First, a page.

The Senate bill, passed Tuesday, would cut $4.1 billion from SNAP over the course of ten years. The House version, passed Wednesday, cuts $20.5 billion. The full Senate is set to debate the legislation Monday; the House will debate their version in June.
The farm bill is overdue for reform, and efforts to pass it last year failed in the House. As of now, the farm bill in place is the version from 2008, extended until September 30. If the legislation ultimately makes it out of Congress, it will lay out a spending plan for farming subsidies and nutritional programs for the next five years. House Agricultural Committee Chairman Frank D. Lucas, a Republican from Oklahoma, praised the bill's initial passage as proof of "common ground," but the bill's bipartisan coalition of support stems in great part from Representatives Lucas and Colin C. Peterson's (MI-DFL) decision to increase the SNAP program budget cuts from an initial $16 billion in hopes of attracting more Republican support. Those who voted against the proposed bill were mostly Democrats.
Representative Jim Costa (D-CA), voted for the bill. "There is too much good in this bill to let it die," he said. He also warned, however, that "we still have more work to do to ensure the 2013 farm bill works for all Americans, including revisiting cuts to the Supplemental Nutrition Assistance Program."
SNAP has experienced growth over the last decade, due in great part to the economic recession. The Center on Budget and Policy Priorities estimates that two million people could be eliminated if the program is cut at these rates, with most of the disadvantaged being seniors or children. Poor families, which are often headed by single mothers, would be hit the hardest. American women are more likely to live in poverty than men across the United States.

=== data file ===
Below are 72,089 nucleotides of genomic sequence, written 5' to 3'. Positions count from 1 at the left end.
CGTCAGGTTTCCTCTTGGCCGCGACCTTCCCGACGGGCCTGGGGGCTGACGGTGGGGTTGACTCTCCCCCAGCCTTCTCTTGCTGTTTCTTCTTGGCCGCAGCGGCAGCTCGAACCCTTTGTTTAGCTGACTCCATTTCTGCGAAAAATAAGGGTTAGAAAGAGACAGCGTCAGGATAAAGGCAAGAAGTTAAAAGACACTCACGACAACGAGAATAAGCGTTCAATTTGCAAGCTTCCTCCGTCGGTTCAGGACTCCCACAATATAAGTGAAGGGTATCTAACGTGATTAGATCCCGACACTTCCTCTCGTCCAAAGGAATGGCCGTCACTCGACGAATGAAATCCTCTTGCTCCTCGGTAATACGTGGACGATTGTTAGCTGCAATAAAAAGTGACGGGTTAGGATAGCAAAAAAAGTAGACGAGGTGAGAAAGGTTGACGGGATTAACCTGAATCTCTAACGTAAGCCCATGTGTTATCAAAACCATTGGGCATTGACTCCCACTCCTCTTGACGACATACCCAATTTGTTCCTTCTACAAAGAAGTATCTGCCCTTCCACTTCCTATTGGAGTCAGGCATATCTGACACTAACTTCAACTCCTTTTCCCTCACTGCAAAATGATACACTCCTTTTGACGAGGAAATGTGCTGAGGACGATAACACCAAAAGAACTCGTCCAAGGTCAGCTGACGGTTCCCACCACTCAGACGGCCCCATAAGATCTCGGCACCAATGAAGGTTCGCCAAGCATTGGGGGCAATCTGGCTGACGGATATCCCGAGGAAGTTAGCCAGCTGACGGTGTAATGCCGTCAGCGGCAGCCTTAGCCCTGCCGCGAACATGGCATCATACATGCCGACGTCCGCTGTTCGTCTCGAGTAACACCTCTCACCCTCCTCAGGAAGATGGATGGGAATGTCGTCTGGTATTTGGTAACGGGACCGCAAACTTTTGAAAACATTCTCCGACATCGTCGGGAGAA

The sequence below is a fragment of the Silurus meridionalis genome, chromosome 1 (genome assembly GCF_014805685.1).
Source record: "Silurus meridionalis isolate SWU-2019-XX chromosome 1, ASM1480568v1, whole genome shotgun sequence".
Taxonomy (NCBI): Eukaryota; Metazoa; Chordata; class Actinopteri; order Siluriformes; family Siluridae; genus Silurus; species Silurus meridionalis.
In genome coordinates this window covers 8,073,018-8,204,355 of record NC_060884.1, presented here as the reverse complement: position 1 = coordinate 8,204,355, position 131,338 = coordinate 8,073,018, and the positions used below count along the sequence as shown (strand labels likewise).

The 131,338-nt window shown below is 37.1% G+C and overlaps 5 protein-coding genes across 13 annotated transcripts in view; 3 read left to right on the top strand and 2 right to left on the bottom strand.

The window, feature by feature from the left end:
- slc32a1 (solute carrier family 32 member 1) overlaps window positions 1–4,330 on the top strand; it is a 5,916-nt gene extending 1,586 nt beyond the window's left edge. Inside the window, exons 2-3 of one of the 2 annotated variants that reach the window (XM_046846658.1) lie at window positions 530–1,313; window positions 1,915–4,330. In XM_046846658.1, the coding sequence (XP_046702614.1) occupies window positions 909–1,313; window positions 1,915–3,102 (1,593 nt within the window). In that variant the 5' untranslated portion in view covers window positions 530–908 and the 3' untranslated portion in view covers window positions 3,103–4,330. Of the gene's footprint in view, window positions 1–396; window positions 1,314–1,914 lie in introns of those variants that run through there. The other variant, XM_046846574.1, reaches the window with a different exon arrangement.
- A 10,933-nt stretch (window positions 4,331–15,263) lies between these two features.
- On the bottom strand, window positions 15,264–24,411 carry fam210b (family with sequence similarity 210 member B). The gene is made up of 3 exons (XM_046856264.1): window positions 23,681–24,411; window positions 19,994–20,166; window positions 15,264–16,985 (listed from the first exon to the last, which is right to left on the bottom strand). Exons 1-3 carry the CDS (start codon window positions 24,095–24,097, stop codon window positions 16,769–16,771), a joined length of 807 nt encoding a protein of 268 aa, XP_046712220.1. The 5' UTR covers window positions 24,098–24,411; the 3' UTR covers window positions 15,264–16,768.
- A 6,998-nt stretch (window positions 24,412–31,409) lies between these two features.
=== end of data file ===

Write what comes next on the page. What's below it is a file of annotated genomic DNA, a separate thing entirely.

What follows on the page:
Representative Jim McGovern (D-MA) and other Democrats on the House Committee offered an amendment to restore the proposed cuts to the program. It was defeated along party lines in a vote of 27 to 17 after heated debate about the food stamp program cuts, with multiple legislators using religious beliefs to sustain their respective political viewpoints.
"Christians, Muslims, Jews, whatever - we are failing our brothers and sisters," McGovern said.
Media Resources: Marketplace 5/17/13; The Bakersfield Californian 5/16/13; The New York Times 5/16/13; Roll Call 5/17/13; Ms. Magazine 8/5/10
7/29/2015 Jen Welter Just Made NFL History - Jen Welter was hired as a coach for the Arizona Cardinals this week, becoming the first woman ever to be a National Football League coach. . . .
7/27/2015 Senate Majority Leader Mitch McConnell Blocked Efforts to Defund Planned Parenthood - An attempt in the Senate to defund Planned Parenthood by Mike Lee (R-UT) was blocked this weekend by Senate Majority Leader Mitch McConnell (R-KY). Lee tried to attach the elimination of federal funds for Planned Parenthood to a vote for highway legislation, a move which was rejected by McConnell as out of order.
Republican legislators have redoubled their efforts to block funding for Planned Parenthood since the release of two heavily edited clandestine videos of different PPFA employees taken without their knowledge. . . .